UK - Retail giant Boots has inched one step closer in its plans to move part of its £2.5bn scheme back to equities, following the departure of group treasurer Michael Burning.
Burning – who was with the firm for 19 years – was the last remaining member of the corporate team which masterminded the wholesale move of Boots pension fund’s assets to bonds some 17 months ago.
The other key figures behind the move – former head of corporate finance John Ralfe and former finance director David Thompson – have both gone.
The development follows revelations that senior members of Boots had been in talks with fund managers over a move back to equities.
One industry analyst said that if the scheme wanted to remain fully invested in bonds, it was now down to the trustees as there would be “no one left” in the company to fight their cause.
Bunting was responsible for tax and treasury at Boots, and worked closely with Ralfe and Thompson on the pension scheme’s move to bonds in September 2001.
He also led the £300m share buy-back that resulted from the shift to bonds.
Burning will be replaced by Neil Henfrey, who is currently Fujitsu Services treasurer and based in Slough.
Any move from bonds to equities would be spearheaded by the firm’s new finance director Howard Dodd who joined the company in April last year after holding senior positions at both Novartis and Zeneca.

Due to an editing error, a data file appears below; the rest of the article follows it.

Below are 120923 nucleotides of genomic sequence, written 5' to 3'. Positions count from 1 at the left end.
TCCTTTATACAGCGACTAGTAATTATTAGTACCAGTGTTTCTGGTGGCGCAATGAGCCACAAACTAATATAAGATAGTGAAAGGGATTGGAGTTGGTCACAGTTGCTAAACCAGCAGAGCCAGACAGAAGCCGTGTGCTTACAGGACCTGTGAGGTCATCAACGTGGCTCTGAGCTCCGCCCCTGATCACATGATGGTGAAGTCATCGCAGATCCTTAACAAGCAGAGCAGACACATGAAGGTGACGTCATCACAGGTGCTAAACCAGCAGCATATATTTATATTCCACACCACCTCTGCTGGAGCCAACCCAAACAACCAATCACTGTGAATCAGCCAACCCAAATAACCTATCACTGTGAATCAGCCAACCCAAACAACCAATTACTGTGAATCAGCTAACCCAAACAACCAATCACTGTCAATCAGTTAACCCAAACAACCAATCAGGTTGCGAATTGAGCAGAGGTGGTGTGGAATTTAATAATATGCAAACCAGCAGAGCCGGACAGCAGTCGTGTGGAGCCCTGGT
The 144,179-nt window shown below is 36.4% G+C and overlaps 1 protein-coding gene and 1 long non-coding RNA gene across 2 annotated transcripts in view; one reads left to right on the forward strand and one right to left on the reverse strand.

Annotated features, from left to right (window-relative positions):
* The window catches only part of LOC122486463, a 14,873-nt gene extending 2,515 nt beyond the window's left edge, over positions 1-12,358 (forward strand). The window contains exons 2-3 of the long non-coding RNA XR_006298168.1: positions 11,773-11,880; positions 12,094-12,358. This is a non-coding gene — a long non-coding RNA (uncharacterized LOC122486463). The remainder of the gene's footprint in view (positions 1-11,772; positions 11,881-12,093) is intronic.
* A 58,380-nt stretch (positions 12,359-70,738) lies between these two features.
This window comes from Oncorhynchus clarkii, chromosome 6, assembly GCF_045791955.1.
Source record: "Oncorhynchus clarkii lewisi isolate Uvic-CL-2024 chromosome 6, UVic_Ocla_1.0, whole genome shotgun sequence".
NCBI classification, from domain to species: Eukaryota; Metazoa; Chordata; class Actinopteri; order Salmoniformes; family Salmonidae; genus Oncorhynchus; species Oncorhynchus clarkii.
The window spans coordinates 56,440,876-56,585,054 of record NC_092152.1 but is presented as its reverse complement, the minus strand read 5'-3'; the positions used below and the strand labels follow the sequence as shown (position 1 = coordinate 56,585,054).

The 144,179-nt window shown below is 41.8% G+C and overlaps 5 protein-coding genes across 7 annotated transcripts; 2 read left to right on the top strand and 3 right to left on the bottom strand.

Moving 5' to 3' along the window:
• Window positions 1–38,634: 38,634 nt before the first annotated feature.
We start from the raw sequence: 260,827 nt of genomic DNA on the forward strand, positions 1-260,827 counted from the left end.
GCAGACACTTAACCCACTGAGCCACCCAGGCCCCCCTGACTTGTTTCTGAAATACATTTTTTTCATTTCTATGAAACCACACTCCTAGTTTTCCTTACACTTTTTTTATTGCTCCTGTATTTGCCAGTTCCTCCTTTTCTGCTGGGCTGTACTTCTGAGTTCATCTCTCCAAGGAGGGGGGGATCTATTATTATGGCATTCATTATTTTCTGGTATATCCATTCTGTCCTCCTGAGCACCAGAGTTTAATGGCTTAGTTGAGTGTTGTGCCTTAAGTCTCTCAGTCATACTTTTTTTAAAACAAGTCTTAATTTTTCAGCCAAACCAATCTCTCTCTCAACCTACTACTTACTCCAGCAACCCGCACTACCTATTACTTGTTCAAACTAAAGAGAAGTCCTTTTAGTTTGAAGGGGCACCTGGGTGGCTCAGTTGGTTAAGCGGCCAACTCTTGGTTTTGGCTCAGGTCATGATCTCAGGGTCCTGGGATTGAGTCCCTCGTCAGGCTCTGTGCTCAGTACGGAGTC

Neither Boots nor scheme chairman of trustees John Watson was available for comment.
The Pensions Regulator (TPR) has set out plans to use "new regulatory initiatives" with over 1,000 schemes as it aims to tighten its regulatory grip and boost member outcomes.
HM Revenue and Customs (HMRC) has announced it is delaying the provision of data that will enable pension schemes to confirm the guaranteed minimum pension (GMP) benefits to pay to members until the end of the year.
This week's top stories include an article on climate activists from Extinction Rebellion crashing the PLSA's local authority conference, and an in-depth piece on the Court of Appeal's ruling on the BIC UK Pension Scheme case.
Engagement in pensions is rising but there are still a number of barriers to overcome. Natanje Holt looks at the key issues that need to be tackled